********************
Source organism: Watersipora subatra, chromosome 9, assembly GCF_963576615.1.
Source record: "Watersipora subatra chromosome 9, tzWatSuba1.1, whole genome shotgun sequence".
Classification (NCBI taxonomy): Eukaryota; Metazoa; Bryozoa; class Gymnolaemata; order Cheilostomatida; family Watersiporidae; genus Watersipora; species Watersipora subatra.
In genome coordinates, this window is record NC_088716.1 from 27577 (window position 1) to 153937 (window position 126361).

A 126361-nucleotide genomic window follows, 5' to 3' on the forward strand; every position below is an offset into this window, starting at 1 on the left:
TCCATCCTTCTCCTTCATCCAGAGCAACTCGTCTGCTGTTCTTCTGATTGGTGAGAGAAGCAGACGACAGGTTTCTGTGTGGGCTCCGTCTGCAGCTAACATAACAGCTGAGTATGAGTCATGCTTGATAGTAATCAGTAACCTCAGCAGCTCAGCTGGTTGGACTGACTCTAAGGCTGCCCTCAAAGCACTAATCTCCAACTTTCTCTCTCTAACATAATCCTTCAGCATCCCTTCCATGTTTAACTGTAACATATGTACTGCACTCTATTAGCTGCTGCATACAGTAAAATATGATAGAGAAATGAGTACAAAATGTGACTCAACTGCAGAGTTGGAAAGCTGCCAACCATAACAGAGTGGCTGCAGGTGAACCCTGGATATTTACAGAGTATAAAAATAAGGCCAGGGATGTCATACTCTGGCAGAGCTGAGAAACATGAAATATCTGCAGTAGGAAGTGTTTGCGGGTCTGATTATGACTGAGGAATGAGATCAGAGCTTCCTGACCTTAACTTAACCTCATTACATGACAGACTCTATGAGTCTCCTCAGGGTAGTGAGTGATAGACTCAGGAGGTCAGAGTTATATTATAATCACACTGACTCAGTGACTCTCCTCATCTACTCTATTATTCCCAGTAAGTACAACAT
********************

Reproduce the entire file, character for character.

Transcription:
Source organism: Watersipora subatra, chromosome 9, assembly GCF_963576615.1.
Source record: "Watersipora subatra chromosome 9, tzWatSuba1.1, whole genome shotgun sequence".
Classification (NCBI taxonomy): Eukaryota; Metazoa; Bryozoa; class Gymnolaemata; order Cheilostomatida; family Watersiporidae; genus Watersipora; species Watersipora subatra.
In genome coordinates, this window is record NC_088716.1 from 27577 (window position 1) to 153937 (window position 126361).

A 126361-nucleotide genomic window follows, 5' to 3' on the forward strand; every position below is an offset into this window, starting at 1 on the left:
TCCATCCTTCTCCTTCATCCAGAGCAACTCGTCTGCTGTTCTTCTGATTGGTGAGAGAAGCAGACGACAGGTTTCTGTGTGGGCTCCGTCTGCAGCTAACATAACAGCTGAGTATGAGTCATGCTTGATAGTAATCAGTAACCTCAGCAGCTCAGCTGGTTGGACTGACTCTAAGGCTGCCCTCAAAGCACTAATCTCCAACTTTCTCTCTCTAACATAATCCTTCAGCATCCCTTCCATGTTTAACTGTAACATATGTACTGCACTCTATTAGCTGCTGCATACAGTAAAATATGATAGAGAAATGAGTACAAAATGTGACTCAACTGCAGAGTTGGAAAGCTGCCAACCATAACAGAGTGGCTGCAGGTGAACCCTGGATATTTACAGAGTATAAAAATAAGGCCAGGGATGTCATACTCTGGCAGAGCTGAGAAACATGAAATATCTGCAGTAGGAAGTGTTTGCGGGTCTGATTATGACTGAGGAATGAGATCAGAGCTTCCTGACCTTAACTTAACCTCATTACATGACAGACTCTATGAGTCTCCTCAGGGTAGTGAGTGATAGACTCAGGAGGTCAGAGTTATATTATAATCACACTGACTCAGTGACTCTCCTCATCTACTCTATTATTCCCAGTAAGTACAACAT